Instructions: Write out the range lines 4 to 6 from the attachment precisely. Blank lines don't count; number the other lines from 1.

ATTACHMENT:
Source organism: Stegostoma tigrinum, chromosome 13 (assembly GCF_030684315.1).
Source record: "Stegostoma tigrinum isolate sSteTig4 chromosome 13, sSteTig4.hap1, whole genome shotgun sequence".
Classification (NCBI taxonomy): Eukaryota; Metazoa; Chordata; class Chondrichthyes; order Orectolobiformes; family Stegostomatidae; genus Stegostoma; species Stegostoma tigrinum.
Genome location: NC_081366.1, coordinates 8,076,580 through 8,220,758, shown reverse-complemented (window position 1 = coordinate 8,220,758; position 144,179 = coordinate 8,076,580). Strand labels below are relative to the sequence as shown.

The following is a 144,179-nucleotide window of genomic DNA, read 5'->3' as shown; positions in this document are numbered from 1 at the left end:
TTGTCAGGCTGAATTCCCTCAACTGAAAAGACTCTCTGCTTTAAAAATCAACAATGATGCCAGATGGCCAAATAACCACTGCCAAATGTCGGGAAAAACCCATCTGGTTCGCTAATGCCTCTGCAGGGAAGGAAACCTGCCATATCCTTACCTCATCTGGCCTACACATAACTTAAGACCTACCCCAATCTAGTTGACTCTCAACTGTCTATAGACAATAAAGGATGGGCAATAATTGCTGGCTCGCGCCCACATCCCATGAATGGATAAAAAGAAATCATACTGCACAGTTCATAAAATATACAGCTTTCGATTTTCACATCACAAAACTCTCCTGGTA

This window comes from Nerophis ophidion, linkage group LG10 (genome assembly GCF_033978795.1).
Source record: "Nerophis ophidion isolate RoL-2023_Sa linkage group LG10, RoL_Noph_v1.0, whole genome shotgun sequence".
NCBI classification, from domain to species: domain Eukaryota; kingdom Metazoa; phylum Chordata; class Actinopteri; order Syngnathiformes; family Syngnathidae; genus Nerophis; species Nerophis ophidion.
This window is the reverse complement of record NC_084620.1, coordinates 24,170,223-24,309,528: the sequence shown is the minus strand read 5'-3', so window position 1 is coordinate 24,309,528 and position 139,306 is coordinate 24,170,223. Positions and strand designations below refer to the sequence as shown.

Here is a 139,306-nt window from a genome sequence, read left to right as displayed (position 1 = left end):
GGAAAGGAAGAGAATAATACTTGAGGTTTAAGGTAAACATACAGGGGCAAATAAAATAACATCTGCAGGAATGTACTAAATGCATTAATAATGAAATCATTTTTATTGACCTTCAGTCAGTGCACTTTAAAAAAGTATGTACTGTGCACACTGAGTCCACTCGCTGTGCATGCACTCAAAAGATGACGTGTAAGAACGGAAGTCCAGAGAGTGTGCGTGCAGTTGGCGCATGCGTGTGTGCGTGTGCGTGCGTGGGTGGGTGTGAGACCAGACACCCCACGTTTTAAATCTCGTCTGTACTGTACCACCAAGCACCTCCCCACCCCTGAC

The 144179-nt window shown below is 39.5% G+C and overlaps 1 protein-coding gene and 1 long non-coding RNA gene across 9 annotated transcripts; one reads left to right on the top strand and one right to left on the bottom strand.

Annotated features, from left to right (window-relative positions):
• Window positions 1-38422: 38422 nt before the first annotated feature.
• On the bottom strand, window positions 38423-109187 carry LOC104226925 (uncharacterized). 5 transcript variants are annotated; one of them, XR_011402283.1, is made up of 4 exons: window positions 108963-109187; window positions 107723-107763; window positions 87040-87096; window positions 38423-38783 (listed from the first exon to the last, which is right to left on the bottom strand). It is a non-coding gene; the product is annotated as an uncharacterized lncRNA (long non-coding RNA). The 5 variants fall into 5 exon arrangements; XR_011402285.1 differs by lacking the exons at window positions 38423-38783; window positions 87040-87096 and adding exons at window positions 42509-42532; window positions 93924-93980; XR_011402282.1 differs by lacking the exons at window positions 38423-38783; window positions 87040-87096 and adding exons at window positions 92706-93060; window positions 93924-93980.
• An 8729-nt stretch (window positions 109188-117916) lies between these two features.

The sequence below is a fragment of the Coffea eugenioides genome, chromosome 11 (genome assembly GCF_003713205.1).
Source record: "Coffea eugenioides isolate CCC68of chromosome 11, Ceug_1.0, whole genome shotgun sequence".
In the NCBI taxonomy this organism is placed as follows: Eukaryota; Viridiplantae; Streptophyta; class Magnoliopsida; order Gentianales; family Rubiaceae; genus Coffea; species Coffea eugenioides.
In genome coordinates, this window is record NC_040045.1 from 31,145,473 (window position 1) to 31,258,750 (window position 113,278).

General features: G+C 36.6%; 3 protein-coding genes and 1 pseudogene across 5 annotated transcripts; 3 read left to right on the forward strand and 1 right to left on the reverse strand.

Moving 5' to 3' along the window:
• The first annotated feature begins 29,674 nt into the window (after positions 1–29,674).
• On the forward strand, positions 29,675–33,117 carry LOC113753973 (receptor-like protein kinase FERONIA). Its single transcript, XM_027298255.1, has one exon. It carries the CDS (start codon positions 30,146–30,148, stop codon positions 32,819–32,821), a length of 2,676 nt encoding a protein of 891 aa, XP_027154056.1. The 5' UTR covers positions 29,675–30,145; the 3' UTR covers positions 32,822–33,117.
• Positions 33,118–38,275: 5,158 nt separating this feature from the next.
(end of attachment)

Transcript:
Genome location: NC_081366.1, coordinates 8,076,580 through 8,220,758, shown reverse-complemented (window position 1 = coordinate 8,220,758; position 144,179 = coordinate 8,076,580). Strand labels below are relative to the sequence as shown.

The following is a 144,179-nucleotide window of genomic DNA, read 5'->3' as shown; positions in this document are numbered from 1 at the left end:
TTGTCAGGCTGAATTCCCTCAACTGAAAAGACTCTCTGCTTTAAAAATCAACAATGATGCCAGATGGCCAAATAACCACTGCCAAATGTCGGGAAAAACCCATCTGGTTCGCTAATGCCTCTGCAGGGAAGGAAACCTGCCATATCCTTACCTCATCTGGCCTACACATAACTTAAGACCTACCCCAATCTAGTTGACTCTCAACTGTCTATAGACAATAAAGGATGGGCAATAATTGCTGGCTCGCGCCCACATCCCATGAATGGATAAAAAGAAATCATACTGCACAGTTCATAAAATATACAGCTTTCGATTTTCACATCACAAAACTCTCCTGGTA